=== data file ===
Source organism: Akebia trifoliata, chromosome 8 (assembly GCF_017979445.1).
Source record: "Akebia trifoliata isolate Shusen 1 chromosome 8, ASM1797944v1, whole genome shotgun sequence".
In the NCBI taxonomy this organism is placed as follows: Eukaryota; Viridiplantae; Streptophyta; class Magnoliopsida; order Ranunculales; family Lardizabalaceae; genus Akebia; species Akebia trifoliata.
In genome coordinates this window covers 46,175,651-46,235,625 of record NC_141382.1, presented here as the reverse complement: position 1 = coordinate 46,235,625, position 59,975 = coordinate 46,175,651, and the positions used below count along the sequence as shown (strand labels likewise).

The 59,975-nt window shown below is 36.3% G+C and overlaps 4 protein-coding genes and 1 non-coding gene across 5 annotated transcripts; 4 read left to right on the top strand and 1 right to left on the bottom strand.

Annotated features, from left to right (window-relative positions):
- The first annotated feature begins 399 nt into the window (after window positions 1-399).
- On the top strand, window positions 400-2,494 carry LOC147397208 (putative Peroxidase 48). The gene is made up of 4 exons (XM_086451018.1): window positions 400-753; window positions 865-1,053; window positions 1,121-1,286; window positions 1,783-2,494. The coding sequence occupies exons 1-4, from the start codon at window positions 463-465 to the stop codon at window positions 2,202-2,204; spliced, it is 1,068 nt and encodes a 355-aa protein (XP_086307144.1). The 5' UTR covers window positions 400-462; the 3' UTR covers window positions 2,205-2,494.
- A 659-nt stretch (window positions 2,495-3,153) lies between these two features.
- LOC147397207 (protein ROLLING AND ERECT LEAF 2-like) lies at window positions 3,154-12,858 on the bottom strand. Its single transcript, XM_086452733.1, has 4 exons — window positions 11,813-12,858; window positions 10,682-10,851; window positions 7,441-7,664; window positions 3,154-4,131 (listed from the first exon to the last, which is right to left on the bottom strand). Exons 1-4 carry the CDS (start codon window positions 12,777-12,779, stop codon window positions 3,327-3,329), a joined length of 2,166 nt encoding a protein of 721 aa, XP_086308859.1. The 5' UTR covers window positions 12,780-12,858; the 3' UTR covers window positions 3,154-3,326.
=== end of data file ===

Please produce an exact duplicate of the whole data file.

Source organism: Akebia trifoliata, chromosome 8 (assembly GCF_017979445.1).
Source record: "Akebia trifoliata isolate Shusen 1 chromosome 8, ASM1797944v1, whole genome shotgun sequence".
In the NCBI taxonomy this organism is placed as follows: Eukaryota; Viridiplantae; Streptophyta; class Magnoliopsida; order Ranunculales; family Lardizabalaceae; genus Akebia; species Akebia trifoliata.
In genome coordinates this window covers 46,175,651-46,235,625 of record NC_141382.1, presented here as the reverse complement: position 1 = coordinate 46,235,625, position 59,975 = coordinate 46,175,651, and the positions used below count along the sequence as shown (strand labels likewise).

The 59,975-nt window shown below is 36.3% G+C and overlaps 4 protein-coding genes and 1 non-coding gene across 5 annotated transcripts; 4 read left to right on the top strand and 1 right to left on the bottom strand.

Annotated features, from left to right (window-relative positions):
- The first annotated feature begins 399 nt into the window (after window positions 1-399).
- On the top strand, window positions 400-2,494 carry LOC147397208 (putative Peroxidase 48). The gene is made up of 4 exons (XM_086451018.1): window positions 400-753; window positions 865-1,053; window positions 1,121-1,286; window positions 1,783-2,494. The coding sequence occupies exons 1-4, from the start codon at window positions 463-465 to the stop codon at window positions 2,202-2,204; spliced, it is 1,068 nt and encodes a 355-aa protein (XP_086307144.1). The 5' UTR covers window positions 400-462; the 3' UTR covers window positions 2,205-2,494.
- A 659-nt stretch (window positions 2,495-3,153) lies between these two features.
- LOC147397207 (protein ROLLING AND ERECT LEAF 2-like) lies at window positions 3,154-12,858 on the bottom strand. Its single transcript, XM_086452733.1, has 4 exons — window positions 11,813-12,858; window positions 10,682-10,851; window positions 7,441-7,664; window positions 3,154-4,131 (listed from the first exon to the last, which is right to left on the bottom strand). Exons 1-4 carry the CDS (start codon window positions 12,777-12,779, stop codon window positions 3,327-3,329), a joined length of 2,166 nt encoding a protein of 721 aa, XP_086308859.1. The 5' UTR covers window positions 12,780-12,858; the 3' UTR covers window positions 3,154-3,326.